There are many different types of abuse that can take place within relationships. While many people are only aware of violent physical abuse, sexual, emotional, and verbal abuse, as well as financial exploitation and neglect, are perhaps even more prevalent and just as hurtful. Nearly any type of relationship can be abusive: parent-child relationships, marriages and other romantic relationships, caretaking relationships, working relationships, and so on. It is important to be aware of possible signs of abuse in order to recognize and avoid abusive relationships in your life and in the lives of those you care about.
Signs of physical abuse include frequent injuries, which may be explained by the victim as accidents, and the use of clothing to cover up signs of abuse. For example, the victim may wear dark glasses indoors or at night in order to hide a black eye. Frequent and unexplained absences from work or social obligations may also point to a physically abusive relationship.
Emotional and psychological signs of abuse include low self-esteem, depression, and anxiety, especially when such symptoms did not exist before the beginning of the relationship. A person who loses touch with family and friends and rarely appears in public without his or her partner may be the victim of abuse. Other warning signs include frequent calls to check in with one's partner, or abnormally frequent incoming calls from one's partner, a fear of angering one's partner, and a tendency to agree with everything he or she does and says. A victim of abuse may also talk about the abuser's jealousy or temper.
If you notice signs of abuse in someone you know, it is essential to make him or her aware of your concern, support, and willingness to help. Let him or her know that you are available to talk to and provide help whenever he or she is ready. At the same time, if the person is unreceptive, do be forceful, or you may be shut out altogether. If you suspect abuse of a child or an elderly person it is important to report your suspicions to the authorities.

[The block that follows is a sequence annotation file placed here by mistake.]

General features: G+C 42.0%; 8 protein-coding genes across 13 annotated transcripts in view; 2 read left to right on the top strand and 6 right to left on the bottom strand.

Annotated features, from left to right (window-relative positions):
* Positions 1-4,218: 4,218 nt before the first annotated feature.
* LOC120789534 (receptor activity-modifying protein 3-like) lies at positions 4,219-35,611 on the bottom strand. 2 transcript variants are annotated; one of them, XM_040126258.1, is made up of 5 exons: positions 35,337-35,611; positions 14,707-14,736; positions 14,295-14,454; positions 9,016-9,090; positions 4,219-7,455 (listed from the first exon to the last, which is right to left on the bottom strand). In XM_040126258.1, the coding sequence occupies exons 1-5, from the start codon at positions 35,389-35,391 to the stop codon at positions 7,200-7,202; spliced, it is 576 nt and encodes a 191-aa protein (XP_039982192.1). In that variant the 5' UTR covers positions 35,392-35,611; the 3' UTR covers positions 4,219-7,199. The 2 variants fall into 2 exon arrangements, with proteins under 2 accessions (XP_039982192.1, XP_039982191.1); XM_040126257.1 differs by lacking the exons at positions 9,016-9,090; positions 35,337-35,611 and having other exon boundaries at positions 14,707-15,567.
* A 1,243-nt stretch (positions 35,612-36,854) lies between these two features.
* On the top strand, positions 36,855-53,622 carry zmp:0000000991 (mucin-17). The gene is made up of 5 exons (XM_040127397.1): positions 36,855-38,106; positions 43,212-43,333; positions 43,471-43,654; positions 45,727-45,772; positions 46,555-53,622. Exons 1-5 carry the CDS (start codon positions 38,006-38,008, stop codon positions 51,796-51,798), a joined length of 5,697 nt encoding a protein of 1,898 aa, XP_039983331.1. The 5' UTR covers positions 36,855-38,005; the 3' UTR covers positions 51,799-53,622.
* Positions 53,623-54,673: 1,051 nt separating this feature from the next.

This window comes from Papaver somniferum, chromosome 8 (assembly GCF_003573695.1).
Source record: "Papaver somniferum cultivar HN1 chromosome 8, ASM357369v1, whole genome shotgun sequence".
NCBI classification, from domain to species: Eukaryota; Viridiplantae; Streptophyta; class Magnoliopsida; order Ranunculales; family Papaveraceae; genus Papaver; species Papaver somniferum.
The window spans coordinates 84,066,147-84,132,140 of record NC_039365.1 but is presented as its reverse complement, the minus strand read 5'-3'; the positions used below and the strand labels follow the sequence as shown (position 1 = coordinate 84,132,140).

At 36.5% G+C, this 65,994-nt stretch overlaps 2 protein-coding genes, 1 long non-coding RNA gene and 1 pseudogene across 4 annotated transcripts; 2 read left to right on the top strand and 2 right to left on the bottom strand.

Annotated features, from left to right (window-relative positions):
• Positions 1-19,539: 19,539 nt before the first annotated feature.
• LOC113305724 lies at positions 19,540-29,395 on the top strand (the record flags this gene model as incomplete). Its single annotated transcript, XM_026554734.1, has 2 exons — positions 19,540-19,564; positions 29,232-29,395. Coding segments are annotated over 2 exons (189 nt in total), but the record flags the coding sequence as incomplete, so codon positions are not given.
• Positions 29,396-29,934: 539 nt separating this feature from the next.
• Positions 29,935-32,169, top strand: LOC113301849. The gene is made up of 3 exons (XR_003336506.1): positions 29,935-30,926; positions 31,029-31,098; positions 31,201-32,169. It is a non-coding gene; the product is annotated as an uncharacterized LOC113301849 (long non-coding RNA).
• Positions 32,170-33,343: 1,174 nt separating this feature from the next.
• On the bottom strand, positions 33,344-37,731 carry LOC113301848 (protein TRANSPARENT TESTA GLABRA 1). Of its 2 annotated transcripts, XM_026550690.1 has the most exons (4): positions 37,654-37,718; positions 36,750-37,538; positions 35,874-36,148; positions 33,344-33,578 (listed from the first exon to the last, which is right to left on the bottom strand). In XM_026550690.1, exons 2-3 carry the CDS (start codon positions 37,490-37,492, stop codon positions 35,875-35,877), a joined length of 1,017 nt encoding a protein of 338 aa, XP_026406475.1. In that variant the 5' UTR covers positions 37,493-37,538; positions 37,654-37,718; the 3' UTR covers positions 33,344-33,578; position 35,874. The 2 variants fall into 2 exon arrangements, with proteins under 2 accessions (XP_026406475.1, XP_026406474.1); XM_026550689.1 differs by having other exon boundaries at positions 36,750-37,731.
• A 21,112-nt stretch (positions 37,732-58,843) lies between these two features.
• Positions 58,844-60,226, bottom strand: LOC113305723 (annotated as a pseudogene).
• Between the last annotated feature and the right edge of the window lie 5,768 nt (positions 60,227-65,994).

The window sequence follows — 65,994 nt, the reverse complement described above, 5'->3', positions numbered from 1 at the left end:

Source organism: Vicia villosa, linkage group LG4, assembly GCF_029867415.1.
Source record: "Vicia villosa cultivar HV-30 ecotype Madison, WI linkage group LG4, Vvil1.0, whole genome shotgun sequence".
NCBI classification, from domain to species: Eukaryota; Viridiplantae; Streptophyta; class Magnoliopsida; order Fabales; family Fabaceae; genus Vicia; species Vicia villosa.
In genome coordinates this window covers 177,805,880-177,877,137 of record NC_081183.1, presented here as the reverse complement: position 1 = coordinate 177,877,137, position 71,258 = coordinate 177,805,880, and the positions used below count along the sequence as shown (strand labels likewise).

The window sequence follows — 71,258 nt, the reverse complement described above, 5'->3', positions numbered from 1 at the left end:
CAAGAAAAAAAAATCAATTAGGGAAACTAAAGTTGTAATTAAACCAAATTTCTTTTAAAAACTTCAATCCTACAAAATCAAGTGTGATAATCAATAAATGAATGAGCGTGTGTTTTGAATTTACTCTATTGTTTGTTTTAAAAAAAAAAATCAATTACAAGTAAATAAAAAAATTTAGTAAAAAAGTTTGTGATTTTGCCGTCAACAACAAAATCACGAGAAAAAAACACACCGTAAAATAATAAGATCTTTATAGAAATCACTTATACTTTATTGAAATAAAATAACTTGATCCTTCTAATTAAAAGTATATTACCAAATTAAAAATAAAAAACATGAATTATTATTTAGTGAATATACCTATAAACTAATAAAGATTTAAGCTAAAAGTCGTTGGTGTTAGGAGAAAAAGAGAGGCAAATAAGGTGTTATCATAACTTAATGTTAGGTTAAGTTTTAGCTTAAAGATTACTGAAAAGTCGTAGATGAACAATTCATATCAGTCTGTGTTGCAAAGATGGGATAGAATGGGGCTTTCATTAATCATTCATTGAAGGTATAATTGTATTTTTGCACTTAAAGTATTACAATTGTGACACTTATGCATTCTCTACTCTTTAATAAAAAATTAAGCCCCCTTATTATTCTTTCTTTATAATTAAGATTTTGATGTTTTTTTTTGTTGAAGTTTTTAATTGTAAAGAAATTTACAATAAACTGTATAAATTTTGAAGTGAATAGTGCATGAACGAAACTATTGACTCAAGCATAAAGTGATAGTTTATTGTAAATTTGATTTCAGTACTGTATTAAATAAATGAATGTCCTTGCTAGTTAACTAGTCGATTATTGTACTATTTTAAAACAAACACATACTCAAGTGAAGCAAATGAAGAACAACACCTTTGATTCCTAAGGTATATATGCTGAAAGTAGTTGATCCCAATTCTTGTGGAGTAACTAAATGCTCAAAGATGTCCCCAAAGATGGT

It is especially important to be aware of signs of abuse in your own relationships. If you feel afraid of your partner, helpless, or emotionally numb, you may be a victim of abuse. Feeling like it is impossible to please your partner or like you deserve mistreatment are other warning signs.
If you notice that your partner constantly checks up on you, belittles or humiliates you, has a bad temper or is extremely jealous, makes it difficult for you to spend time with your family and friends, or limits your access to money or transportation, you are very likely being abused. More extreme signs include physically violent behavior, direct threats of violence or suicide, forced sexual activity, and destruction of your property. It is also common for abusers to blame their victims for the abuse.
If you notice signs of the abuser in yourself, whether towards a domestic partner or towards someone in your care, it is essential to seek help. To promote healthy relationships, make sure to keep yourself mentally and physically healthy and seek treatment for drug and alcohol abuse, depression, and other psychological issues. If you are a caregiver, ask family and friends to help out with your duties if you need a break.